Escape Goat has the pun/metaphor of being a goat that is blamed for all the bad things that happen (they are the Escape Goat) and they are an actual goat that is always escaping their pen. Ann Prachett’s latest picture book is one that deals with the story of telling the truth. It is not overly subtle but also does not come out and say, “You are lying. Tell the truth!” as the characters are being beaten over the head. Yet, it is said that people are not being honest. Therefore, there are no questions to the message of the book.
The metaphor of an Escape Goat will not escape the adult reader, but to the age it is aimed at (ages 3 to 7) will see just a goat that escapes its pen and takes the blame for all the rotten things the family does (eat the cupcakes, ruin the flower bed, spill the paint, burn the pie). And of course, there is one person who sticks up for the goat and tells the truth and everyone admits to their wrongdoings. The end. Therefore, there is nothing unique or special about the book. It is cute and sweet.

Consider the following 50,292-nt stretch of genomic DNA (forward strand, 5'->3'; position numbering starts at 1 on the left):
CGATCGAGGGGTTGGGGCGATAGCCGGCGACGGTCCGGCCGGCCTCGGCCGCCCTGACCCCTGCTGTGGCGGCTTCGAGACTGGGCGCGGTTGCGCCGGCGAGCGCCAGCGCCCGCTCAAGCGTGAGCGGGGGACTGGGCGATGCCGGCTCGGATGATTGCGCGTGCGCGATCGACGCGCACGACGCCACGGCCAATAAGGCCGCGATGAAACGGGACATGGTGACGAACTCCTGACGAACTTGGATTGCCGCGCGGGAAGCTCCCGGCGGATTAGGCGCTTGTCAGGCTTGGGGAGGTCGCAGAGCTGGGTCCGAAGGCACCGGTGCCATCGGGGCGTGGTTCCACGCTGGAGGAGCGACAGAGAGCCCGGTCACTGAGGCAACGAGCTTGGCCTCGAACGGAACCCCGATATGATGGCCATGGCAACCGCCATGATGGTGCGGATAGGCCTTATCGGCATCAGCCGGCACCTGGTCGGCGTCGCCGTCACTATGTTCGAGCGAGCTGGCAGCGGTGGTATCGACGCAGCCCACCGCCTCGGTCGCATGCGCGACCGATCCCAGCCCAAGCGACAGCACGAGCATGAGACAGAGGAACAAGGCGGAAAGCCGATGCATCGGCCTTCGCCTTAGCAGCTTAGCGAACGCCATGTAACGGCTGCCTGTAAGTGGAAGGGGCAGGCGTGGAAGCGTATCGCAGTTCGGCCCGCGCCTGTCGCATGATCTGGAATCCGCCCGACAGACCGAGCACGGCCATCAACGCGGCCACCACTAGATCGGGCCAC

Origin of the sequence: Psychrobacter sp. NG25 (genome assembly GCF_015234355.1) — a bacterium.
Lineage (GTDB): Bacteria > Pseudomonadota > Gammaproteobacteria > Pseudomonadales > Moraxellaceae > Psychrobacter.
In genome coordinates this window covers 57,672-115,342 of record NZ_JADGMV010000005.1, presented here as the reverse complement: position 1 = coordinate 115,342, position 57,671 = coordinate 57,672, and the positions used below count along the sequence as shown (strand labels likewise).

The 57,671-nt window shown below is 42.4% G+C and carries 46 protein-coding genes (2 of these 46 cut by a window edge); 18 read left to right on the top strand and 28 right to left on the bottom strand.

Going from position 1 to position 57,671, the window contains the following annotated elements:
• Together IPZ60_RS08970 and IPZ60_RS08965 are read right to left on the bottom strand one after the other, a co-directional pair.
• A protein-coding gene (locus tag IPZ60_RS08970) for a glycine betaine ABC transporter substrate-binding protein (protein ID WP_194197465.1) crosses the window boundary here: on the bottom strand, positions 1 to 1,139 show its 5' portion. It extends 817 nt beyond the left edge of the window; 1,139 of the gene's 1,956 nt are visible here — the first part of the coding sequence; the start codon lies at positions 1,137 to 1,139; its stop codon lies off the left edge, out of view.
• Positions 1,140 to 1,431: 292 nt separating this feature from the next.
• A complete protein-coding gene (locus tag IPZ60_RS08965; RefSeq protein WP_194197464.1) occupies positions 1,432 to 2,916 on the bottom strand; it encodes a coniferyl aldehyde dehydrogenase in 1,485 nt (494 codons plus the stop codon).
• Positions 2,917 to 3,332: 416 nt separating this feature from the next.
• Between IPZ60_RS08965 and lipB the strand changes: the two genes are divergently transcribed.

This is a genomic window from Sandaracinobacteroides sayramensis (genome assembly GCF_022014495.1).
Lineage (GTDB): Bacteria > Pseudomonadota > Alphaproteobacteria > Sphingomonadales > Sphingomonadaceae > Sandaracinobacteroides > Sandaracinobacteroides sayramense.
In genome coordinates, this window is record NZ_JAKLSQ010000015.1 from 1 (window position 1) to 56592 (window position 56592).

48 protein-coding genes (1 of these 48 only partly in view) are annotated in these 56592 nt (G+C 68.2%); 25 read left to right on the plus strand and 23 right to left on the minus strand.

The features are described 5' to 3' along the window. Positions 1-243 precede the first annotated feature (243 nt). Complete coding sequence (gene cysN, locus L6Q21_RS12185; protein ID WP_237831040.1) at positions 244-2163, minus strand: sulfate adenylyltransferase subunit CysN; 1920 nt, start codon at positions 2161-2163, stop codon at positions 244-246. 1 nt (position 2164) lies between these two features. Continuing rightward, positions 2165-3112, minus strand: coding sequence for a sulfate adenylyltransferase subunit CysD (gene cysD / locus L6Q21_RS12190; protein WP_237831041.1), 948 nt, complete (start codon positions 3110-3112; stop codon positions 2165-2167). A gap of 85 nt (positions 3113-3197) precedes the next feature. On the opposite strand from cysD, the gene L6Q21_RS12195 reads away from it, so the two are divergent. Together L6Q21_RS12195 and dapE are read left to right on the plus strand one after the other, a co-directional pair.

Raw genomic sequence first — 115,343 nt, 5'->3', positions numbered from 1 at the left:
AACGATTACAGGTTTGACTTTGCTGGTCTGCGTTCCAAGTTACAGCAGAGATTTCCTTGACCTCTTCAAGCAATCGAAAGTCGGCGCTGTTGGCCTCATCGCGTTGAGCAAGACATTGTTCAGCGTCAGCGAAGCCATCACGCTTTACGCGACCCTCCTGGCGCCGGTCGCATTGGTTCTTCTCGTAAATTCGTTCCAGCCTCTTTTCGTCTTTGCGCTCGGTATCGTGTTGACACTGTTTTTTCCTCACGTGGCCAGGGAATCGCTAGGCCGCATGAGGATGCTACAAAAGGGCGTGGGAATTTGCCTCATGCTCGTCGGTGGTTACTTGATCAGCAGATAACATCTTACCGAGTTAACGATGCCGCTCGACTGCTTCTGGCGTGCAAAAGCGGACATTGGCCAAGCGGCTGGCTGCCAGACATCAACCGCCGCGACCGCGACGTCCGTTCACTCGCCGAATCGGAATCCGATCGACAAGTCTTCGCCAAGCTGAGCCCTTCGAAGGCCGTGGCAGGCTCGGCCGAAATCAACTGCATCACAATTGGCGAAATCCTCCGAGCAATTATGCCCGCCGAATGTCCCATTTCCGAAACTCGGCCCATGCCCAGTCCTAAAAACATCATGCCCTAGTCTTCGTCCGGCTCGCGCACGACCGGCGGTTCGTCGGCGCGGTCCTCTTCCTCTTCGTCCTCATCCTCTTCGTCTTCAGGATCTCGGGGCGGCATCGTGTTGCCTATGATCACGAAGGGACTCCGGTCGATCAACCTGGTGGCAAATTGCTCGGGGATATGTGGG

It is Robin Preiss Glasser’s classic styled illustrations that make the book. Not only are they fun to look at (there are some fun details hidden about if you’re willing to look around) they are colorful, soft and compliment the story.
There is nothing is wrong with this book, it is just a book that might be too sugary-sweet for some people. And it is very similar in style to Lambslide.